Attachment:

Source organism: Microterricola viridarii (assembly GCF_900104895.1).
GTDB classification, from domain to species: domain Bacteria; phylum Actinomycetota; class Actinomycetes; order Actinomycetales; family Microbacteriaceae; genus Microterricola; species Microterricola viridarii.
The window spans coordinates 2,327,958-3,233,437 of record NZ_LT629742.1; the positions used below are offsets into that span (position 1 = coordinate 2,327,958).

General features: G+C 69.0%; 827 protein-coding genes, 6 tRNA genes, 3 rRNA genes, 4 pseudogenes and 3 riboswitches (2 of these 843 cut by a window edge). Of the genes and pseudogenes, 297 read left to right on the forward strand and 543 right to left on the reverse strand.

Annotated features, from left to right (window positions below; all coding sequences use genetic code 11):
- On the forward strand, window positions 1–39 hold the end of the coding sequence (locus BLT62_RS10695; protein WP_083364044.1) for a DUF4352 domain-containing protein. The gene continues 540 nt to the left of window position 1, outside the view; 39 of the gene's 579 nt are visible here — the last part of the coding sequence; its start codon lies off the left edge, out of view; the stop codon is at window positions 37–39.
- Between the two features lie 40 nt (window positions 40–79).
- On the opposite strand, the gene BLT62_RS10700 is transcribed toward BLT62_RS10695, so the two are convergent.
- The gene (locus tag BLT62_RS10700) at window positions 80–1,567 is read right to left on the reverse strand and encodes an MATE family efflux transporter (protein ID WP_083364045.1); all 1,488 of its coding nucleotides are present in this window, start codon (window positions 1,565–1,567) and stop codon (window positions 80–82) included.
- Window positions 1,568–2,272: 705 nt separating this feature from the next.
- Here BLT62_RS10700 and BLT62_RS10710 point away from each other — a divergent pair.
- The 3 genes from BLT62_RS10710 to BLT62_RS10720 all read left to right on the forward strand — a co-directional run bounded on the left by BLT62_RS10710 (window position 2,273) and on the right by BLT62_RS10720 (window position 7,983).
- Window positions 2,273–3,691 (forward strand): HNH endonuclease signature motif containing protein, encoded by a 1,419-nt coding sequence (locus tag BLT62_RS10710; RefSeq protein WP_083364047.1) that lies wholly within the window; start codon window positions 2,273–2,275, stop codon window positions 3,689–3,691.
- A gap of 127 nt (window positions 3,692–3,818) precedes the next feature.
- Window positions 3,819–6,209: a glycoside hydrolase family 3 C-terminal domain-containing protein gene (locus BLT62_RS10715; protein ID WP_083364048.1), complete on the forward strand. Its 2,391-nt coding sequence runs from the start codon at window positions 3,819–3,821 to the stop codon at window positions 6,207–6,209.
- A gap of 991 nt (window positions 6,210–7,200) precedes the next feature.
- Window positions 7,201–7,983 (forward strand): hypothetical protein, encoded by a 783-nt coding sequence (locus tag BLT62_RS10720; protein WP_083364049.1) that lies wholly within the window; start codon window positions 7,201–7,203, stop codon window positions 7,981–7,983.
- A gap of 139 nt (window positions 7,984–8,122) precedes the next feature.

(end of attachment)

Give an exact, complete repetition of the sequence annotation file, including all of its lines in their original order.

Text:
Source organism: Microterricola viridarii (assembly GCF_900104895.1).
GTDB classification, from domain to species: domain Bacteria; phylum Actinomycetota; class Actinomycetes; order Actinomycetales; family Microbacteriaceae; genus Microterricola; species Microterricola viridarii.
The window spans coordinates 2,327,958-3,233,437 of record NZ_LT629742.1; the positions used below are offsets into that span (position 1 = coordinate 2,327,958).

General features: G+C 69.0%; 827 protein-coding genes, 6 tRNA genes, 3 rRNA genes, 4 pseudogenes and 3 riboswitches (2 of these 843 cut by a window edge). Of the genes and pseudogenes, 297 read left to right on the forward strand and 543 right to left on the reverse strand.

Annotated features, from left to right (window positions below; all coding sequences use genetic code 11):
- On the forward strand, window positions 1–39 hold the end of the coding sequence (locus BLT62_RS10695; protein WP_083364044.1) for a DUF4352 domain-containing protein. The gene continues 540 nt to the left of window position 1, outside the view; 39 of the gene's 579 nt are visible here — the last part of the coding sequence; its start codon lies off the left edge, out of view; the stop codon is at window positions 37–39.
- Between the two features lie 40 nt (window positions 40–79).
- On the opposite strand, the gene BLT62_RS10700 is transcribed toward BLT62_RS10695, so the two are convergent.
- The gene (locus tag BLT62_RS10700) at window positions 80–1,567 is read right to left on the reverse strand and encodes an MATE family efflux transporter (protein ID WP_083364045.1); all 1,488 of its coding nucleotides are present in this window, start codon (window positions 1,565–1,567) and stop codon (window positions 80–82) included.
- Window positions 1,568–2,272: 705 nt separating this feature from the next.
- Here BLT62_RS10700 and BLT62_RS10710 point away from each other — a divergent pair.
- The 3 genes from BLT62_RS10710 to BLT62_RS10720 all read left to right on the forward strand — a co-directional run bounded on the left by BLT62_RS10710 (window position 2,273) and on the right by BLT62_RS10720 (window position 7,983).
- Window positions 2,273–3,691 (forward strand): HNH endonuclease signature motif containing protein, encoded by a 1,419-nt coding sequence (locus tag BLT62_RS10710; RefSeq protein WP_083364047.1) that lies wholly within the window; start codon window positions 2,273–2,275, stop codon window positions 3,689–3,691.
- A gap of 127 nt (window positions 3,692–3,818) precedes the next feature.
- Window positions 3,819–6,209: a glycoside hydrolase family 3 C-terminal domain-containing protein gene (locus BLT62_RS10715; protein ID WP_083364048.1), complete on the forward strand. Its 2,391-nt coding sequence runs from the start codon at window positions 3,819–3,821 to the stop codon at window positions 6,207–6,209.
- A gap of 991 nt (window positions 6,210–7,200) precedes the next feature.
- Window positions 7,201–7,983 (forward strand): hypothetical protein, encoded by a 783-nt coding sequence (locus tag BLT62_RS10720; protein WP_083364049.1) that lies wholly within the window; start codon window positions 7,201–7,203, stop codon window positions 7,981–7,983.
- A gap of 139 nt (window positions 7,984–8,122) precedes the next feature.